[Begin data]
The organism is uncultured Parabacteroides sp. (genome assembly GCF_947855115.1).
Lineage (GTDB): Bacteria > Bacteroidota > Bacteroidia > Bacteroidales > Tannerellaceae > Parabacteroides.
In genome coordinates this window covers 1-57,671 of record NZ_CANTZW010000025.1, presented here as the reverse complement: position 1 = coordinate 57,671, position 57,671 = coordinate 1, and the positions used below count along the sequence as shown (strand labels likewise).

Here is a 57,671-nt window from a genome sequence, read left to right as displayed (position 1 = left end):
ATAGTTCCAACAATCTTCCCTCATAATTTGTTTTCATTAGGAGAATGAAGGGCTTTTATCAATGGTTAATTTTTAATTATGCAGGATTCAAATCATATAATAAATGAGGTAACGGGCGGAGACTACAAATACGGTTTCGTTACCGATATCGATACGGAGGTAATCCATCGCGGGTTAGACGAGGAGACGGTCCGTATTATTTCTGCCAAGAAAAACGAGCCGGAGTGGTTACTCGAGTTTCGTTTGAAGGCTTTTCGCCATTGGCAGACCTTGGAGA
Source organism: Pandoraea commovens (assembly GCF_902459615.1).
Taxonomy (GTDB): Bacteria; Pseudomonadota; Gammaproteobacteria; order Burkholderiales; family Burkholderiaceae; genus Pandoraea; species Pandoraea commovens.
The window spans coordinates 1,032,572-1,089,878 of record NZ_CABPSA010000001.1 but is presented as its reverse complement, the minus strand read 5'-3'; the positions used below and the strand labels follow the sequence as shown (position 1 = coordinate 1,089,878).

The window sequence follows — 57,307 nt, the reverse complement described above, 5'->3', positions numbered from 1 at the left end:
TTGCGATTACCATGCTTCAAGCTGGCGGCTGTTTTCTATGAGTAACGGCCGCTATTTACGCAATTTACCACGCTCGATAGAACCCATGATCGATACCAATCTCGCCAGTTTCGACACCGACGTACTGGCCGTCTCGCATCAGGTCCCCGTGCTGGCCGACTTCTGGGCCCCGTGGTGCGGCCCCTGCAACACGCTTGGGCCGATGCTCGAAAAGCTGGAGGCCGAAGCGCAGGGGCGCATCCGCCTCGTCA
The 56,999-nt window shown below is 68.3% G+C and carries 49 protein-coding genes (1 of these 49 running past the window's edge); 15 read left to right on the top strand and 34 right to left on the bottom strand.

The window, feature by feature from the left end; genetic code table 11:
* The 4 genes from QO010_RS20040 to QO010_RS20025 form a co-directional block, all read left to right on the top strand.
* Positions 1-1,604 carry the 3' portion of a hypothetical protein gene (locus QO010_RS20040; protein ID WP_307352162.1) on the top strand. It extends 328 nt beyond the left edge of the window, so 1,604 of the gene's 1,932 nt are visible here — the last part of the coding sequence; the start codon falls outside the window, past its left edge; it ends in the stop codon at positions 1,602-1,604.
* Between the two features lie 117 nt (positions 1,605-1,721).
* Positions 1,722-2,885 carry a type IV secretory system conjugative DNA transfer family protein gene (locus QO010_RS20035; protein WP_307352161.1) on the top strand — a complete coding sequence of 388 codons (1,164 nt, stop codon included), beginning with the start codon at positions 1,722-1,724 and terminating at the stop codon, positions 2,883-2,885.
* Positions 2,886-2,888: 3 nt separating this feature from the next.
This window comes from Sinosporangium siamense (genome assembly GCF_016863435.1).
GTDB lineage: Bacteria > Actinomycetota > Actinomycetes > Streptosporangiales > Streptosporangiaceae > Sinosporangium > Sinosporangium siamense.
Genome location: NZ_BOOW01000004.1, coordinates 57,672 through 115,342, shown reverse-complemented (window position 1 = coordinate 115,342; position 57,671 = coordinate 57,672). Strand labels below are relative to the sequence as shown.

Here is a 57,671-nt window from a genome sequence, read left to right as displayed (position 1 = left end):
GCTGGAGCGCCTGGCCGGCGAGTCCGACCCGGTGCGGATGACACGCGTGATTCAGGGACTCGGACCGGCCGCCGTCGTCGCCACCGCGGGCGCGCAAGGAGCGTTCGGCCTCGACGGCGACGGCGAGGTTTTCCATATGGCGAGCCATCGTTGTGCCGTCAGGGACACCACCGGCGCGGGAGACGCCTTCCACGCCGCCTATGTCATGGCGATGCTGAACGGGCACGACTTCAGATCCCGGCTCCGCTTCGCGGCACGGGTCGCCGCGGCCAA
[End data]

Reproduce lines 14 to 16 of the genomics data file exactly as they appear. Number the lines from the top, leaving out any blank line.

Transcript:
* Positions 1-1,604 carry the 3' portion of a hypothetical protein gene (locus QO010_RS20040; protein ID WP_307352162.1) on the top strand. It extends 328 nt beyond the left edge of the window, so 1,604 of the gene's 1,932 nt are visible here — the last part of the coding sequence; the start codon falls outside the window, past its left edge; it ends in the stop codon at positions 1,602-1,604.
* Between the two features lie 117 nt (positions 1,605-1,721).
* Positions 1,722-2,885 carry a type IV secretory system conjugative DNA transfer family protein gene (locus QO010_RS20035; protein WP_307352161.1) on the top strand — a complete coding sequence of 388 codons (1,164 nt, stop codon included), beginning with the start codon at positions 1,722-1,724 and terminating at the stop codon, positions 2,883-2,885.